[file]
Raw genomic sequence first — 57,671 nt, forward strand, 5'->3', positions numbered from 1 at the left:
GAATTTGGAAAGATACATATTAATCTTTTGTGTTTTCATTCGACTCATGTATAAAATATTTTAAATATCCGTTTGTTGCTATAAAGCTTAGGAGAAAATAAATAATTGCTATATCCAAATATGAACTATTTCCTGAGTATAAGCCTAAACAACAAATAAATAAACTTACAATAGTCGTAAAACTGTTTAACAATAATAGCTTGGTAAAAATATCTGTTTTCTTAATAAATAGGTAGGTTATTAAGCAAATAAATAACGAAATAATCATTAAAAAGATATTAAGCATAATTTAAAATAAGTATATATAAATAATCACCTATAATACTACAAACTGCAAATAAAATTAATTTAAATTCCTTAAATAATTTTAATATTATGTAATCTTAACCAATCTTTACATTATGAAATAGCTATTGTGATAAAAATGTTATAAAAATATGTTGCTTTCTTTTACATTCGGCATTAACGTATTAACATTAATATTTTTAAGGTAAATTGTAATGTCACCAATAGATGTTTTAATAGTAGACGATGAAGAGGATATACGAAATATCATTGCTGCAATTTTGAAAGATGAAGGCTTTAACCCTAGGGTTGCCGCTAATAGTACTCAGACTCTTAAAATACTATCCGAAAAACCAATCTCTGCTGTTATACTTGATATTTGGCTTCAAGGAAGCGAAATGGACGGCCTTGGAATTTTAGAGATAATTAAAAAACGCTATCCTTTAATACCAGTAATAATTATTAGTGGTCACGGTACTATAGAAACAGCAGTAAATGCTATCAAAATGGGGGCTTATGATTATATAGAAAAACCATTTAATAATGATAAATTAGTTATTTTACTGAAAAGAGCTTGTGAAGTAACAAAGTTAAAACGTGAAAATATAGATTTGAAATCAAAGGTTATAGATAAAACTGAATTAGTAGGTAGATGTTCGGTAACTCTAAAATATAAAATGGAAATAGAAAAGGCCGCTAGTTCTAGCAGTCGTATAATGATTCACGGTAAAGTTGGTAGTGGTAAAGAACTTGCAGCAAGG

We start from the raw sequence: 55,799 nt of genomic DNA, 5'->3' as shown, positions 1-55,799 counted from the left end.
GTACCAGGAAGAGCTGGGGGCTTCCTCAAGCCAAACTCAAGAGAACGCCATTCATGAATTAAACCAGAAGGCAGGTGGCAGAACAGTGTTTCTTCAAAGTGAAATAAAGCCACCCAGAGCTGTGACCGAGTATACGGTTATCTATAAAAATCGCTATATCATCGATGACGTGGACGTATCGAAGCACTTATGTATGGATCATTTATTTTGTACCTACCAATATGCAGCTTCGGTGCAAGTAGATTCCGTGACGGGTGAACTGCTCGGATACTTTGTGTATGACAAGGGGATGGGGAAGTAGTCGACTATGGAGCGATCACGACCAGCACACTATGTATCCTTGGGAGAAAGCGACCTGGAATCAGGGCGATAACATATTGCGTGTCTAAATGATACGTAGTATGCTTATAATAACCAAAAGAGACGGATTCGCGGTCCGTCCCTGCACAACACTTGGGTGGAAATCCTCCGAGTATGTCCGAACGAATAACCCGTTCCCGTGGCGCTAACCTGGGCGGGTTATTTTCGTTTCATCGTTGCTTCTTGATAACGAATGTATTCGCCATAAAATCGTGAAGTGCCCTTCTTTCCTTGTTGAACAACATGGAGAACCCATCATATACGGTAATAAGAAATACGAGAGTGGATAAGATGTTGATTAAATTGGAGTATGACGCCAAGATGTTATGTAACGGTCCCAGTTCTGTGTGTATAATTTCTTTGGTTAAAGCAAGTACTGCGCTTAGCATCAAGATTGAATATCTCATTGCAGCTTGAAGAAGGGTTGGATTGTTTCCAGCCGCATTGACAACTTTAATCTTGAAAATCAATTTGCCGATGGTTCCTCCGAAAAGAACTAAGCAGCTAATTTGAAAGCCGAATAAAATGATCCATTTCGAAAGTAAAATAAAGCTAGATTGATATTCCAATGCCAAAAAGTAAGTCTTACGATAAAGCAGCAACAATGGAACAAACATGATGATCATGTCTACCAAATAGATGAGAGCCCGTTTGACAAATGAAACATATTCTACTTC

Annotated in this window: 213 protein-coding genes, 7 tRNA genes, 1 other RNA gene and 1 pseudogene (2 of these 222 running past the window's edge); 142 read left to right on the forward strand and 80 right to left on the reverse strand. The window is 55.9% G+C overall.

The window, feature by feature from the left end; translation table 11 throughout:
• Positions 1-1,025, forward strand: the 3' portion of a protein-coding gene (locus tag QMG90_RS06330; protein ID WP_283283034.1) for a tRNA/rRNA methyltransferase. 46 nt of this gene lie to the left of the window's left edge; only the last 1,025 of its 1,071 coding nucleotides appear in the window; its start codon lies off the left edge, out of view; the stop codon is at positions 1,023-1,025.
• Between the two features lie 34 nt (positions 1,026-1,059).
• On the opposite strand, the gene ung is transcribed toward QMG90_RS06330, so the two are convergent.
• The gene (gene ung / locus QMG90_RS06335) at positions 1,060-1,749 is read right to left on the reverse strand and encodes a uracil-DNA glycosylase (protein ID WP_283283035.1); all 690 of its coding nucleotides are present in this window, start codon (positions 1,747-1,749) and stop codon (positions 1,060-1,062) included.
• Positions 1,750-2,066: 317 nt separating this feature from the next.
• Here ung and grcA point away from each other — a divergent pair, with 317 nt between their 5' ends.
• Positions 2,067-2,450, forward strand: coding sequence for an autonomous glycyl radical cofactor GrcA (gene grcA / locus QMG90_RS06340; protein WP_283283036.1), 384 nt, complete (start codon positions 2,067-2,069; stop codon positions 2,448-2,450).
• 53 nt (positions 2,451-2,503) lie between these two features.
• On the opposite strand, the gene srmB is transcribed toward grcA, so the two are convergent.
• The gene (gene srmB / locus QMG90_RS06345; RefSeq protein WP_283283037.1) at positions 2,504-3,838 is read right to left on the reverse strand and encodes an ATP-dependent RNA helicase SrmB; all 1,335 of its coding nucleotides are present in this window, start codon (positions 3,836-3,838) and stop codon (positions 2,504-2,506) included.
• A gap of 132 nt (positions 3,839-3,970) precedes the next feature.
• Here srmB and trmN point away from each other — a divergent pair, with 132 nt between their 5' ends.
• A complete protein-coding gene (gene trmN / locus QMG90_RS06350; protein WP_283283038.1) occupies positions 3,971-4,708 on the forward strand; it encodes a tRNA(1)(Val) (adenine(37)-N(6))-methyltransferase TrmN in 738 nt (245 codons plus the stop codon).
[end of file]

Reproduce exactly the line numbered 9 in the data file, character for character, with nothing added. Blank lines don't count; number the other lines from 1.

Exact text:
• On the opposite strand, the gene ung is transcribed toward QMG90_RS06330, so the two are convergent.